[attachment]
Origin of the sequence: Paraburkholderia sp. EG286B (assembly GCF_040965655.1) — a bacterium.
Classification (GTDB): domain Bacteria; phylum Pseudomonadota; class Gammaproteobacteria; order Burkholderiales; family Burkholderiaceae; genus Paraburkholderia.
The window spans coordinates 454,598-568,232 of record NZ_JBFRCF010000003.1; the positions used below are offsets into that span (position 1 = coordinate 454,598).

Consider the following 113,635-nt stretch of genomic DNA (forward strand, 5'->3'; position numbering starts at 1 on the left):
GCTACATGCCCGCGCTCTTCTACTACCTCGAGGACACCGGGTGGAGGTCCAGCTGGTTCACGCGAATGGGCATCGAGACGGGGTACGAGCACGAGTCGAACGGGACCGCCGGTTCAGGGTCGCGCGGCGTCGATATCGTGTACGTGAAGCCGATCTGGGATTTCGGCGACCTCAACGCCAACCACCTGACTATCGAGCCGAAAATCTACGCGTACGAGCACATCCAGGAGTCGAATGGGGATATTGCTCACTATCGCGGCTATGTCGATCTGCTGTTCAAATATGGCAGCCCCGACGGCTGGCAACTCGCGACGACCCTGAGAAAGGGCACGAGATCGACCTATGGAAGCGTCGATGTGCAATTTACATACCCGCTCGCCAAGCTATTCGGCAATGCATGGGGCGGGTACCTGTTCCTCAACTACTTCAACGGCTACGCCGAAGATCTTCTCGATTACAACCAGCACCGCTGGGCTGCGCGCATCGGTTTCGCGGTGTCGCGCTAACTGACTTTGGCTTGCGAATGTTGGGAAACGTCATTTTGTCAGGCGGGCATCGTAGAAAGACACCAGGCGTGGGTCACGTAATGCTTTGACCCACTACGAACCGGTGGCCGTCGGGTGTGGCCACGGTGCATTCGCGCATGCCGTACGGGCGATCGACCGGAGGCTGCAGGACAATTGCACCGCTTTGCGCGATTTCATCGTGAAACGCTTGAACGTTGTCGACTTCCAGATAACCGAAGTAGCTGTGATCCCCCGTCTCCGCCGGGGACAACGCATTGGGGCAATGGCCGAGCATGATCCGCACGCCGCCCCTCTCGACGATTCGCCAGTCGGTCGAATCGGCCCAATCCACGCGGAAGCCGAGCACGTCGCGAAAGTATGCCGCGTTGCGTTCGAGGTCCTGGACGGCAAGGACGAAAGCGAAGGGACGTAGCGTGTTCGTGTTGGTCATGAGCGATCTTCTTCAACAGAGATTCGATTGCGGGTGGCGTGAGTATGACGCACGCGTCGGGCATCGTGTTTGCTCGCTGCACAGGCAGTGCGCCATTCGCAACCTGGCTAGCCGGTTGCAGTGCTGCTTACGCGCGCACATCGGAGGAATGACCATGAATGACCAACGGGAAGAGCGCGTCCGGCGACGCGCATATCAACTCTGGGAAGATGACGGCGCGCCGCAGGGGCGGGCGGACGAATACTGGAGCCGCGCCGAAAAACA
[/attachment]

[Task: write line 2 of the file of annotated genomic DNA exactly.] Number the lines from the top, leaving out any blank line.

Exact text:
Classification (GTDB): domain Bacteria; phylum Pseudomonadota; class Gammaproteobacteria; order Burkholderiales; family Burkholderiaceae; genus Paraburkholderia.